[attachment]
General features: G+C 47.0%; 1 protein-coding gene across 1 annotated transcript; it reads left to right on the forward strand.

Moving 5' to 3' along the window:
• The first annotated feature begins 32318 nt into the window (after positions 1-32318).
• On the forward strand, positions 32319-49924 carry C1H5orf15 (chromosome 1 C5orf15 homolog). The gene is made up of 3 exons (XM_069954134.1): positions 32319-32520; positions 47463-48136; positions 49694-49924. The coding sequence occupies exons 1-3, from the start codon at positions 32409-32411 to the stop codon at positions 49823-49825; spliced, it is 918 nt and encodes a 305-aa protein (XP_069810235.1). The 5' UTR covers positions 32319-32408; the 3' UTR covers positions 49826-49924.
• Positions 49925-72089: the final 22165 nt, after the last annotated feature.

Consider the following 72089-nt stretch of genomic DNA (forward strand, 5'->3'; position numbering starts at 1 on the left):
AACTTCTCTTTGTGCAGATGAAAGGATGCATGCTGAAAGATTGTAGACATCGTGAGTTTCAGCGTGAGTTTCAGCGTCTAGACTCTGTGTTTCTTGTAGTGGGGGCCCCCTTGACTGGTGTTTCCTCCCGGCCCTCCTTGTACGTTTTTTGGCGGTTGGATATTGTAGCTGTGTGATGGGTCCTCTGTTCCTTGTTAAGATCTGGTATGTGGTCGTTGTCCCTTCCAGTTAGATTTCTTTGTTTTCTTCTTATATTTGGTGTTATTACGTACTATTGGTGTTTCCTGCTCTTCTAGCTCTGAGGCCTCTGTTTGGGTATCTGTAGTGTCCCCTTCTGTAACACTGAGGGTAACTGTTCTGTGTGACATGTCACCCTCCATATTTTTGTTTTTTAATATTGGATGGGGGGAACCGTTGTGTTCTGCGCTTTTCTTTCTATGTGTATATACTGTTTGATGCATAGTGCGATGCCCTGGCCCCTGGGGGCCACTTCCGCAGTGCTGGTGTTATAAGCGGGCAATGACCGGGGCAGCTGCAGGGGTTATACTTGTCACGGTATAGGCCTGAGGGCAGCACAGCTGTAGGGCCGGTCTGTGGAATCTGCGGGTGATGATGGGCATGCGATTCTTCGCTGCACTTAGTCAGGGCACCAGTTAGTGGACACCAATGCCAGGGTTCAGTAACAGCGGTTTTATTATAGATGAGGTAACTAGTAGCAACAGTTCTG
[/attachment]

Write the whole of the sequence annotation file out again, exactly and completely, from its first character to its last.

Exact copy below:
General features: G+C 47.0%; 1 protein-coding gene across 1 annotated transcript; it reads left to right on the forward strand.

Moving 5' to 3' along the window:
• The first annotated feature begins 32318 nt into the window (after positions 1-32318).
• On the forward strand, positions 32319-49924 carry C1H5orf15 (chromosome 1 C5orf15 homolog). The gene is made up of 3 exons (XM_069954134.1): positions 32319-32520; positions 47463-48136; positions 49694-49924. The coding sequence occupies exons 1-3, from the start codon at positions 32409-32411 to the stop codon at positions 49823-49825; spliced, it is 918 nt and encodes a 305-aa protein (XP_069810235.1). The 5' UTR covers positions 32319-32408; the 3' UTR covers positions 49826-49924.
• Positions 49925-72089: the final 22165 nt, after the last annotated feature.

Consider the following 72089-nt stretch of genomic DNA (forward strand, 5'->3'; position numbering starts at 1 on the left):
AACTTCTCTTTGTGCAGATGAAAGGATGCATGCTGAAAGATTGTAGACATCGTGAGTTTCAGCGTGAGTTTCAGCGTCTAGACTCTGTGTTTCTTGTAGTGGGGGCCCCCTTGACTGGTGTTTCCTCCCGGCCCTCCTTGTACGTTTTTTGGCGGTTGGATATTGTAGCTGTGTGATGGGTCCTCTGTTCCTTGTTAAGATCTGGTATGTGGTCGTTGTCCCTTCCAGTTAGATTTCTTTGTTTTCTTCTTATATTTGGTGTTATTACGTACTATTGGTGTTTCCTGCTCTTCTAGCTCTGAGGCCTCTGTTTGGGTATCTGTAGTGTCCCCTTCTGTAACACTGAGGGTAACTGTTCTGTGTGACATGTCACCCTCCATATTTTTGTTTTTTAATATTGGATGGGGGGAACCGTTGTGTTCTGCGCTTTTCTTTCTATGTGTATATACTGTTTGATGCATAGTGCGATGCCCTGGCCCCTGGGGGCCACTTCCGCAGTGCTGGTGTTATAAGCGGGCAATGACCGGGGCAGCTGCAGGGGTTATACTTGTCACGGTATAGGCCTGAGGGCAGCACAGCTGTAGGGCCGGTCTGTGGAATCTGCGGGTGATGATGGGCATGCGATTCTTCGCTGCACTTAGTCAGGGCACCAGTTAGTGGACACCAATGCCAGGGTTCAGTAACAGCGGTTTTATTATAGATGAGGTAACTAGTAGCAACAGTTCTG